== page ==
Impact to USAF from National and International Restrictions on Use of Ozone-Depleting Substances.
Final rept. May 90-Apr 91,
NEW MEXICO ENGINEERING RESEARCH INST ALBUQUERQUE
Pagination or Media Count:
The objective of this project was to assess the impact on the U.S. Air Force USAF of national and international restrictions on the production and use of chlorofluorocarbons CFCs, halons, and other substances believed to contribute to stratospheric ozone depletion. The Montreal Protocol a United Nations agreement and the U.S. Clean Air Act Amendments of 1990 place restrictions on the production and use of CFCs and halons with eventual phaseout of production by the year 2000. CFCs are widely used as refrigerants, cleaning solvents, sterilants, foam-blowing agents, and aerosol propellants. Halons are used primarily as fire and explosion suppression agents. The USAF uses CFCs and halons extensively in a variety of ways, many of which are critical to combat operations and capabilities. This project provides an assessment of the technologies for replacements or alternatives to the CFCs and halons being phased out and the resultant impact on USAF mission capabilities. Recommendations are made for actions necessary to mitigate the impact of CFC and halon production and use restrictions.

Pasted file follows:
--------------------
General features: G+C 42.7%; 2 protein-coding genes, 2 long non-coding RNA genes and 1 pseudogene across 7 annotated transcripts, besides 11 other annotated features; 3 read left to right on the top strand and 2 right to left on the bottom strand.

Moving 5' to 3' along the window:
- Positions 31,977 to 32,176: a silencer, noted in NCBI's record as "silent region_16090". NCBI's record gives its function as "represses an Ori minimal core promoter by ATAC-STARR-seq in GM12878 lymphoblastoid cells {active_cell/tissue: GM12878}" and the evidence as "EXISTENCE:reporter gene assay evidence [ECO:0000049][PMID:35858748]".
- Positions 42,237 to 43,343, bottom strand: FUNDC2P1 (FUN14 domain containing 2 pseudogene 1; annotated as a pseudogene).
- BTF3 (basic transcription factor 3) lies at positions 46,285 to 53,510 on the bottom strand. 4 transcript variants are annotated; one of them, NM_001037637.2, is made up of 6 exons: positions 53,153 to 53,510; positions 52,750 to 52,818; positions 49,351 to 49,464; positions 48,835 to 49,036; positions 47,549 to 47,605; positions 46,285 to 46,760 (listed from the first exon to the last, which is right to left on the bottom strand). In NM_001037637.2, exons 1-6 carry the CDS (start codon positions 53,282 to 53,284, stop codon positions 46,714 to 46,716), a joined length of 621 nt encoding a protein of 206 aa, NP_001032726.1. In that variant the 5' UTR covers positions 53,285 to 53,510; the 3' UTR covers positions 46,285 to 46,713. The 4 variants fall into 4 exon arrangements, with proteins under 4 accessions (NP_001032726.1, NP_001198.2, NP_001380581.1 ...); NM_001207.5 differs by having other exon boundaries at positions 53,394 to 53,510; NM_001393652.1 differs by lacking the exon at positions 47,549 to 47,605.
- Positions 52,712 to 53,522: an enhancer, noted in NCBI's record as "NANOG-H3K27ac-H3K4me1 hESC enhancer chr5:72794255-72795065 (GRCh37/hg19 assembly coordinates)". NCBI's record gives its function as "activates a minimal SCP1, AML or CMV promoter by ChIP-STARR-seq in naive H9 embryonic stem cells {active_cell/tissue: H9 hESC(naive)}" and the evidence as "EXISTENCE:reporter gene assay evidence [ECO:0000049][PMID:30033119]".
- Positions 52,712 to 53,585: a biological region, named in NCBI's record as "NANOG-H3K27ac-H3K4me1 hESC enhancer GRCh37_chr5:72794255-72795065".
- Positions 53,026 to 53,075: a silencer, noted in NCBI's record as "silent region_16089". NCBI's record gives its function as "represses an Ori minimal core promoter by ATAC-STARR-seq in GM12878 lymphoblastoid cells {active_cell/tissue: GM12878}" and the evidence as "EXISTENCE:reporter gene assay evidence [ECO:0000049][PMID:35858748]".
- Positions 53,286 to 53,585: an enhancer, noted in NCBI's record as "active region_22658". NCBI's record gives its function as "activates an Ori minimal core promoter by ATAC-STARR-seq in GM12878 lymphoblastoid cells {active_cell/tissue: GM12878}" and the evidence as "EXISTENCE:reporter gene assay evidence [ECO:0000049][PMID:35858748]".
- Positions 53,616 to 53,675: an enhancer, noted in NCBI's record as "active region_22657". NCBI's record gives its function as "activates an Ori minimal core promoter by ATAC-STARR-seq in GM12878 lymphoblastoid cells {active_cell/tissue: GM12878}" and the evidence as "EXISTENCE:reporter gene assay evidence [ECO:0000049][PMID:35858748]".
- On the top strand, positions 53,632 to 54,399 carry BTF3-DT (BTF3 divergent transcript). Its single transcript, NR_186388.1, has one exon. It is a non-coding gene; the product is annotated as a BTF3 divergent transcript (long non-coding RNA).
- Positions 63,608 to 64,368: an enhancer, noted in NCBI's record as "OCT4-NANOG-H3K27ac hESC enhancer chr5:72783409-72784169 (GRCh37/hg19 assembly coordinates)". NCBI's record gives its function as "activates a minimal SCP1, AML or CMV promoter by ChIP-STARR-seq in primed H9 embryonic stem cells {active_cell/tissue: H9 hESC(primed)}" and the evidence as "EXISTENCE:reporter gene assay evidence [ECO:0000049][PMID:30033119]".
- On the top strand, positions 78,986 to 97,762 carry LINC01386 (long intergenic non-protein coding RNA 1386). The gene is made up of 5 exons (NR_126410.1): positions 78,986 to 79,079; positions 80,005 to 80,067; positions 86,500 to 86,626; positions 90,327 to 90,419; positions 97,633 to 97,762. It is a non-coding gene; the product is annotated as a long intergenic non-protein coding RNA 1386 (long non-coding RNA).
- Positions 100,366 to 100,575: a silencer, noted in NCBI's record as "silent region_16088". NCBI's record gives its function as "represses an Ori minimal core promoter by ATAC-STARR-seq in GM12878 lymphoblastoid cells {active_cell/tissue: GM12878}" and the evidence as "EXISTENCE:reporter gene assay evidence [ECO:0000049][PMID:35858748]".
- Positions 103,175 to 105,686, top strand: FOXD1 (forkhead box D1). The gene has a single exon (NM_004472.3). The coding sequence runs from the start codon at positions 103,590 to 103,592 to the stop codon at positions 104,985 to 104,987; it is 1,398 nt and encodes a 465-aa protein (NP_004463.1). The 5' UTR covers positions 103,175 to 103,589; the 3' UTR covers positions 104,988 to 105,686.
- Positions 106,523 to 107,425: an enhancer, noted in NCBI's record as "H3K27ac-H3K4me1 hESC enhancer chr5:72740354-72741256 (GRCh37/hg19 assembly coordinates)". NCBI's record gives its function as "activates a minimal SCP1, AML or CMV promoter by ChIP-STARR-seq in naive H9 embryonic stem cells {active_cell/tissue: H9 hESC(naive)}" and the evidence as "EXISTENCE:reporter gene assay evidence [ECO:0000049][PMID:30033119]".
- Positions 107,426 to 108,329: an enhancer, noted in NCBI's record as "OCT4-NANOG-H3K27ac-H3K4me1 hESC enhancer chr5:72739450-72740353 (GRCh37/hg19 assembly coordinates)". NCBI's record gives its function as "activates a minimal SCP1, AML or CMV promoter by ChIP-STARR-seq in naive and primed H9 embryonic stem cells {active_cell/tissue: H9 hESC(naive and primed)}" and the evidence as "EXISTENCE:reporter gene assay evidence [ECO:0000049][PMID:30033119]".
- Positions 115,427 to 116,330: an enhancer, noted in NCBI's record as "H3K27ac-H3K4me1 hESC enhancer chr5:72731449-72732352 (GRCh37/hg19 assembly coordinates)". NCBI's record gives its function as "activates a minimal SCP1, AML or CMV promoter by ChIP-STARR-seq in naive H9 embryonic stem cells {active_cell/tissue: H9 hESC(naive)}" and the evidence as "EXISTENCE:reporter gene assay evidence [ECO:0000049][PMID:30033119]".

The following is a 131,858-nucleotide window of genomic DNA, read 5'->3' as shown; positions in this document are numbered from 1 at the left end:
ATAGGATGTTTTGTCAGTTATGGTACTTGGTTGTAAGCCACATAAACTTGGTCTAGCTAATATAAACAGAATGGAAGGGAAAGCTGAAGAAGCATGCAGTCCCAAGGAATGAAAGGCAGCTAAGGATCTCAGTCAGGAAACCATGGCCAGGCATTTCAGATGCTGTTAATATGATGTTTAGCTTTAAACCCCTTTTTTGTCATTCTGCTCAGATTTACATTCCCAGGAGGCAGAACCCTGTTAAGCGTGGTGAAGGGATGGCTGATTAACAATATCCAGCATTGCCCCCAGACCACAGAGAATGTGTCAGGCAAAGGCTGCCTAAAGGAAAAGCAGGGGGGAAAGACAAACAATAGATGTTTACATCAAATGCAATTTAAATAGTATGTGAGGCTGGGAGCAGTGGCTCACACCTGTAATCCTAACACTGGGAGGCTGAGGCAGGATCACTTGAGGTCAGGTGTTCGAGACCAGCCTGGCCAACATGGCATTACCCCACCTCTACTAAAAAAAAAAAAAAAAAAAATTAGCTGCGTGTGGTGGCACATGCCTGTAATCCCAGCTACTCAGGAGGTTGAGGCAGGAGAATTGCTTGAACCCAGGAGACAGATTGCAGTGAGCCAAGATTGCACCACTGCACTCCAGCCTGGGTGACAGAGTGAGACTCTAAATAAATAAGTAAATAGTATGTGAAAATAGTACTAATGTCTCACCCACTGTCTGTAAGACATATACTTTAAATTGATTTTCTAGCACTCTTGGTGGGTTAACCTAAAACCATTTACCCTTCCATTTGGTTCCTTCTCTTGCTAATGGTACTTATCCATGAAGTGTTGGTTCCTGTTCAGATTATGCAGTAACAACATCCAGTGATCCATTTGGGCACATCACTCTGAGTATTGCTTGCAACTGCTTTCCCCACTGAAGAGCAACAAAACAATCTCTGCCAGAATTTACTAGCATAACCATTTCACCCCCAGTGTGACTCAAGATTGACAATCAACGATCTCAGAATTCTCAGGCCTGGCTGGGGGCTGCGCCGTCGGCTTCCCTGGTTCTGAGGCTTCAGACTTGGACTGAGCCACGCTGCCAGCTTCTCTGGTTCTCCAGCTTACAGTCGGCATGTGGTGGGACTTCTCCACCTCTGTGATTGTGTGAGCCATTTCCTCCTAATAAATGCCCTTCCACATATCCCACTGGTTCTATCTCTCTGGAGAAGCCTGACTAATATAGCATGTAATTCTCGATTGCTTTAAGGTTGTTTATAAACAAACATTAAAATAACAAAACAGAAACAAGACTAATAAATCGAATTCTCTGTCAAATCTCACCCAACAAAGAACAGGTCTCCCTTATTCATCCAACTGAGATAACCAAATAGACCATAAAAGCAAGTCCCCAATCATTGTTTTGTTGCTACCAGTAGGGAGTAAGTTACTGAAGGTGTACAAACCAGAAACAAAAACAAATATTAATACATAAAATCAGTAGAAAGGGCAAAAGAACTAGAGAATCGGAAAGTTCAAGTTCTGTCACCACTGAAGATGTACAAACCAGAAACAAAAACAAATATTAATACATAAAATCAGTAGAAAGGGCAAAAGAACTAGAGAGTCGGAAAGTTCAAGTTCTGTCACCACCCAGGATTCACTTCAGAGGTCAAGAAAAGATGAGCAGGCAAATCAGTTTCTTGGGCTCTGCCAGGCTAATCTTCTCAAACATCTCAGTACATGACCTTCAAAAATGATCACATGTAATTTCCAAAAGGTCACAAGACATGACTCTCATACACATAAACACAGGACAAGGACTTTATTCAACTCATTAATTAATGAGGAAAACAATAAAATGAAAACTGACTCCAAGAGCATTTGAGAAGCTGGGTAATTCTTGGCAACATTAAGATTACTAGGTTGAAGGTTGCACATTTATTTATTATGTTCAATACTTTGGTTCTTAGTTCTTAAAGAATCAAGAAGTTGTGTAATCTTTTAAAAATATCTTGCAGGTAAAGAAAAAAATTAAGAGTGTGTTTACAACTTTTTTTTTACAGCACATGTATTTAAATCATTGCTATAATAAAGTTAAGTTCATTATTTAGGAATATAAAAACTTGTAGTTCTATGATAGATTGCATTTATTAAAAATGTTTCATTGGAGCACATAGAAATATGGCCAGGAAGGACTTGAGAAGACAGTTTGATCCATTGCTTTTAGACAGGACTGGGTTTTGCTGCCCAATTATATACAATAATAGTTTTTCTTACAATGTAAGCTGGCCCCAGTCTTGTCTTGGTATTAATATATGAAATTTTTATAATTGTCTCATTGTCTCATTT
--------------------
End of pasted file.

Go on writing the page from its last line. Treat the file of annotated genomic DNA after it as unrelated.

- Inorganic Chemistry
- Economics and Cost Analysis